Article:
Washington debe eliminar las incoherencias flagrantes entre los valores que predica y las prácticas de sus políticos. Todos los estadounidenses deberían gozar de igualdad ante la ley en el ejercicio de su derecho constitucional a viajar. El senador Rubio y la congresista Ros-Lehtinen no deben pontificar contra los viajes a Cuba después de que sus empleados visitaron Pekín y la Gran Muralla de la mano del partido-estado chino. Sus electores cubanoamericanos están desmintiendo sus posturas al ritmo de casi 400,000 visitas a Cuba cada año. No es coherente con la forma de vida estadounidense que un grupo disfrute de un derecho que sus representantes niegan al resto de la población.

Este incidente desastroso podría dar un giro para bien si el presidente Obama defendiese la libertad de viajar como un derecho humano. Algunos dirán que la Casa Blanca no puede desafiar el Congreso mediante políticas que atentan contra la ley Helms Burton. Pero si Estados Unidos quiere que otros países se unan a los esfuerzos para promover los derechos humanos y la apertura política en la Isla, debe dar el ejemplo practicando la libertad que predica. La libertad de viaje como un derecho humano es fundamental tanto en la política de Estados Unidos hacia Cuba como hacia China.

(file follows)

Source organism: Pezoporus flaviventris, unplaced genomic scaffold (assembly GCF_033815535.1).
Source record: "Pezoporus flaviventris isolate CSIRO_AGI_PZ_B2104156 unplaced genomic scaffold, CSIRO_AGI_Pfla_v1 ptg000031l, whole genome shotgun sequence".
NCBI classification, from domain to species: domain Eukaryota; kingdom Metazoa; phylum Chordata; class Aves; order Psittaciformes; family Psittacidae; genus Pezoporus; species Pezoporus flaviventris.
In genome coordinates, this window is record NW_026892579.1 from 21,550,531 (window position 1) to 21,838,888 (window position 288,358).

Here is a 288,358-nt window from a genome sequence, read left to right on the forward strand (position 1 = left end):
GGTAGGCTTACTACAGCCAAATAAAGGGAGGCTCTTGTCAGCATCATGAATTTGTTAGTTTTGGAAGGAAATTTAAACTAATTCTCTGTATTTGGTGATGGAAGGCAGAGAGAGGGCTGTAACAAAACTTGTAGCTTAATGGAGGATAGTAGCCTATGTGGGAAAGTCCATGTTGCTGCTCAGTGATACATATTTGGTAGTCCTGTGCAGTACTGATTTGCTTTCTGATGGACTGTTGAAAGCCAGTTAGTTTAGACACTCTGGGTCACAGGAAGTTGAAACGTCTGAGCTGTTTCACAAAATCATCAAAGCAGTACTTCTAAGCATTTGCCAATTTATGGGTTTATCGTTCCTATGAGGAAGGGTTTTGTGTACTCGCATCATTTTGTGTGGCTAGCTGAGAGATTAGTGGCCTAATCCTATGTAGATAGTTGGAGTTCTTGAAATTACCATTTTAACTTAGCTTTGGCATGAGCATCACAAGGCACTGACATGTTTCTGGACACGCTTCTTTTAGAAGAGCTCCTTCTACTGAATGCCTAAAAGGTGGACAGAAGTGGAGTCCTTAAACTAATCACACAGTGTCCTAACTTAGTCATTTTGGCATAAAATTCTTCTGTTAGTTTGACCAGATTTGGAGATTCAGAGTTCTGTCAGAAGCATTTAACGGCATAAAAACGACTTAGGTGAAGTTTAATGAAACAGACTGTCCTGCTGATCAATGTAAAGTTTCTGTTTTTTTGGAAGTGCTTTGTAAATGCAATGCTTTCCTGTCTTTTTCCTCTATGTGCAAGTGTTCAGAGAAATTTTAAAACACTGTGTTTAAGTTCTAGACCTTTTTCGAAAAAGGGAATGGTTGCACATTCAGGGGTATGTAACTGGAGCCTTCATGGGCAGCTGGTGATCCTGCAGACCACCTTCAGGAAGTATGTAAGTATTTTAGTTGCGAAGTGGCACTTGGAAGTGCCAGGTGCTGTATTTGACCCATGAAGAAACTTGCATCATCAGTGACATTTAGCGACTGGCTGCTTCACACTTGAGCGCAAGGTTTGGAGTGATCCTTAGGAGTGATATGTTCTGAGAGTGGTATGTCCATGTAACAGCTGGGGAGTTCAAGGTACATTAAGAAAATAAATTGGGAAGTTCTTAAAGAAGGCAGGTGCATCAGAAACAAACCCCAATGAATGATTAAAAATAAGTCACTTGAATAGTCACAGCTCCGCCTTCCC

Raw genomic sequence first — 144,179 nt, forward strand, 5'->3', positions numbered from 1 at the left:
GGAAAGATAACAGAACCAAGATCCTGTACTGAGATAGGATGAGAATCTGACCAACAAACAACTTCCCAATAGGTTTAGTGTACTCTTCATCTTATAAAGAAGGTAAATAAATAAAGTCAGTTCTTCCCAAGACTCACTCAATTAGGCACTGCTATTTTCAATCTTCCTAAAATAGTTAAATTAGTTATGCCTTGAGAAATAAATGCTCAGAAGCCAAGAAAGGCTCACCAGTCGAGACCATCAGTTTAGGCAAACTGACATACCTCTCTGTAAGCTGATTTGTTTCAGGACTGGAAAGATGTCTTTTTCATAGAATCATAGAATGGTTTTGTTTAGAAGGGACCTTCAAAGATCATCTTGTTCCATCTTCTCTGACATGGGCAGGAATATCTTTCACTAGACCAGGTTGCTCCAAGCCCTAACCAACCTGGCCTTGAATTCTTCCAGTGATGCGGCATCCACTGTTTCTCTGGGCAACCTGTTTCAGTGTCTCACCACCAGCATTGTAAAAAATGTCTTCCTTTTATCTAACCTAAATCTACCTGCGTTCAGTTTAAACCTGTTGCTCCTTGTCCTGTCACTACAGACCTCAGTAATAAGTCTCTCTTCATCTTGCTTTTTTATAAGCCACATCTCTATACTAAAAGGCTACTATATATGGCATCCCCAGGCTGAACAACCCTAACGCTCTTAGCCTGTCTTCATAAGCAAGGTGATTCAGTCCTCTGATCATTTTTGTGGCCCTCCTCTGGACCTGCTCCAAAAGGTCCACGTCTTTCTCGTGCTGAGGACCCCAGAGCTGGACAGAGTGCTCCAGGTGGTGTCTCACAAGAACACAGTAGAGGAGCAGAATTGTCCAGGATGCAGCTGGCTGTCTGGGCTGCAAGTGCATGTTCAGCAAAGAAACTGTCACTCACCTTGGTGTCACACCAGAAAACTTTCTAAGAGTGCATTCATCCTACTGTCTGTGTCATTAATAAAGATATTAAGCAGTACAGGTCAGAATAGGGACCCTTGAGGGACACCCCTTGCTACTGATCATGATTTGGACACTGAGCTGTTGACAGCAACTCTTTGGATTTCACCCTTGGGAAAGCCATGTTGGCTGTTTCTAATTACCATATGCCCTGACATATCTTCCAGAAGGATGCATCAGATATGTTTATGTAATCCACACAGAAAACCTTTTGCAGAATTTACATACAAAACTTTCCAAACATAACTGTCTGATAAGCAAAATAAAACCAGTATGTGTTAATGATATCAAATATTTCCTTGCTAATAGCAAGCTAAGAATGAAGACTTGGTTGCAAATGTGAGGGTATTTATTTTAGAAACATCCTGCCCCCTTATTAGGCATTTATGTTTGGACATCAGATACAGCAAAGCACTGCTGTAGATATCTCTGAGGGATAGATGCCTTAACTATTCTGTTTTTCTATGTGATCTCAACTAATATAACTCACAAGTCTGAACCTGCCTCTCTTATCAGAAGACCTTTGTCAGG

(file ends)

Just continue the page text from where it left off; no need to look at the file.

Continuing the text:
Arturo-Lopez-Levy-11 Arturo López Levy,  Escuela Josef Korbel de Estudios Internacionales de la Universidad de Denver.

 

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HUMAN RIGHTS WATCH, World Report 2014: CUBA

New Picture (10)

In 2010 and 2011, Cuba’s government released dozens of political prisoners on condition they accept exile in exchange for freedom. Since then, it has relied less on long-term prison sentences to punish dissent and has relaxed draconian travel restrictions that divided families and prevented its critics from leaving and returning to the island.

Nevertheless, the Cuban government continues to repress individuals and groups who criticize the government or call for basic human rights. Officials employ a range of tactics to punish dissent and instill fear in the public, including beatings, public acts of shaming, termination of employment, and threats of long-term imprisonment. Short-term arbitrary arrests have increased dramatically in recent years and routinely prevent human rights defenders, independent journalists, and others from gathering or moving about freely.

Arbitrary Detentions and Short-Term Imprisonment

The government continues to rely on arbitrary detention to harass and intimidate individuals who exercise their fundamental rights. The Cuban Commission for Human Rights and National Reconciliation—an independent human rights group the government views as illegal—received over 3,600 reports of arbitrary detentions from January through September 2013, compared to approximately 2,100 in 2010.

The detentions are often used preemptively to prevent individuals from participating in events viewed as critical of the government, such as peaceful marches or meetings to discuss politics. Many dissidents are beaten and threatened when detained, even if they do not try to resist.